The study, the results of which were published in the journal Applied and Environmental Microbiology, found that plates exposed to 30 seconds of a bathroom hand dryer gained at least 18-60 colonies of bacteria, while plates exposed to bathroom air for two minutes had fewer than one.The authors concluded that the "results indicate that many kinds of bacteria, including potential pathogens and spores, can be deposited on hands exposed to bathroom hand dryers, and that spores could be dispersed throughout buildings and deposited on hands by hand dryers."
Still the study's authors, who found that the nozzle of the dryers had minimal bacterial levels, said that more evidence was needed to determine if the dryers were bacteria harbors themselves or simple blew large amounts of contaminated air.
It is known among those paying close attention to bathroom cleanliness - a hobby we probably wouldn't recommend here - that bathroom air can contain fecal matter and droplets of urine.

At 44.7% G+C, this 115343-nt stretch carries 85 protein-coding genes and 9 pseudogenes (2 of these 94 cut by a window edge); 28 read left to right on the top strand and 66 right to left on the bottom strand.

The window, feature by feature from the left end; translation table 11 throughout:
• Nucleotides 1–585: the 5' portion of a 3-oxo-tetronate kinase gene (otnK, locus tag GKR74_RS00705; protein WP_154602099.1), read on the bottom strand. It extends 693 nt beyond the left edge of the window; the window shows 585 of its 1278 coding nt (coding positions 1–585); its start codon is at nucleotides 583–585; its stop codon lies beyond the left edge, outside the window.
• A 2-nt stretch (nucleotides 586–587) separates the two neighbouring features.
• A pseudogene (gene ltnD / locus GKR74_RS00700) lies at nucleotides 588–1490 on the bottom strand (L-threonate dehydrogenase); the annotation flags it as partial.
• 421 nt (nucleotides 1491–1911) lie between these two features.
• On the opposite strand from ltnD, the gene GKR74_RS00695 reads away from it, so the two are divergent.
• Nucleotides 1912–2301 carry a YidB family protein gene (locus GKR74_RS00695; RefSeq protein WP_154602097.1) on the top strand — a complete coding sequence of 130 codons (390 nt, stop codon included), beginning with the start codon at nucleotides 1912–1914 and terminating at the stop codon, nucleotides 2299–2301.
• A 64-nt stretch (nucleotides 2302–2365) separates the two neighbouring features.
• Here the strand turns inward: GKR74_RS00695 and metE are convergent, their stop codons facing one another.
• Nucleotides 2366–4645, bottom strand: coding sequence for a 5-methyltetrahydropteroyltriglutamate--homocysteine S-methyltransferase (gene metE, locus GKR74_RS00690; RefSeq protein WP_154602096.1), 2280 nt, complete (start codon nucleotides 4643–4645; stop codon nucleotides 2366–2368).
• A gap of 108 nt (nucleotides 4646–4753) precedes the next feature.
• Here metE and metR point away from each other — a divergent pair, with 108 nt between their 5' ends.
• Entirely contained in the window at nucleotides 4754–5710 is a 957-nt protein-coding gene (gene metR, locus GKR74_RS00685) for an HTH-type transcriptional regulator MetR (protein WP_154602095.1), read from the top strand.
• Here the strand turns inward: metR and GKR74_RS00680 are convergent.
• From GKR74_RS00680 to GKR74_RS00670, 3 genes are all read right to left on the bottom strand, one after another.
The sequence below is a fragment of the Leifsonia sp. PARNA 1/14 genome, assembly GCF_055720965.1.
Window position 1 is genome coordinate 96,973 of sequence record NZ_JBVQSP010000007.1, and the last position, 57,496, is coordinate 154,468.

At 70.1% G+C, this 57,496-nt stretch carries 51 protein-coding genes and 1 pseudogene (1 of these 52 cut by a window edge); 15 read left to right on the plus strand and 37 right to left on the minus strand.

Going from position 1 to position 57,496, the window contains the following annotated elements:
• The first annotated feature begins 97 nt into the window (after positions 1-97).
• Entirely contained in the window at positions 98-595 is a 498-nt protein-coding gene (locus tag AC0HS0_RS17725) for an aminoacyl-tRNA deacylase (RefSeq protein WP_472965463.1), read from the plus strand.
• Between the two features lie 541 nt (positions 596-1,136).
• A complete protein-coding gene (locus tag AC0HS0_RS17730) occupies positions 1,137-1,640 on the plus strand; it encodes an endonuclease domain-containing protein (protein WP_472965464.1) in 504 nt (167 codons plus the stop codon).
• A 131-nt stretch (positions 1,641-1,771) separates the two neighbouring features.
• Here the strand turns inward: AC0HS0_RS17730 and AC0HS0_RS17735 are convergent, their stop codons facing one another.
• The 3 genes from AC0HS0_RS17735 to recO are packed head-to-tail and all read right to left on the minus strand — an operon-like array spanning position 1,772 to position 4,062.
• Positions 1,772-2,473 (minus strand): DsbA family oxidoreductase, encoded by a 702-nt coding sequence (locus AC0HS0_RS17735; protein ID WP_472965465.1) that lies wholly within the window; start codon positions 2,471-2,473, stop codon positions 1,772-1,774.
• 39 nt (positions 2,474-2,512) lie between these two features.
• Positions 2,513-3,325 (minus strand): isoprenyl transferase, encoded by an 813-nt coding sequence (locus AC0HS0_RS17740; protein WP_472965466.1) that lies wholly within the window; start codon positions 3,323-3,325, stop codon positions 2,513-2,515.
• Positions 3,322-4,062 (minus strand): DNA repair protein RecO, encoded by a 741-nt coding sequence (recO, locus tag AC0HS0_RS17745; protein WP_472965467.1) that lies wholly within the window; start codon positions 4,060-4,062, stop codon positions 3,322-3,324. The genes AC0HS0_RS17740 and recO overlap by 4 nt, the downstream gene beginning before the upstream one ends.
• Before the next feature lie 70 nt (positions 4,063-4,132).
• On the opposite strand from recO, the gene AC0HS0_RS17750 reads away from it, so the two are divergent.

"The more air ya move? The more bacteria stick," Lead study author Peter Setlow told Business Insider. "And there are a lot of bacteria in bathrooms."The risk of this bacteria to the general public not entirely clear, the majority of whom safely use shared restrooms every day, we think. Setlow, who is in his 70s, told the publication that he's stopped using hand dryers.
"If I'm a person whose immune system is suppressed, I wanna minimize my exposure to bacteria," he said.The study noted that hand dryers with certain types of filters, called HEPA filters, could reduce the bacteria fourfold.
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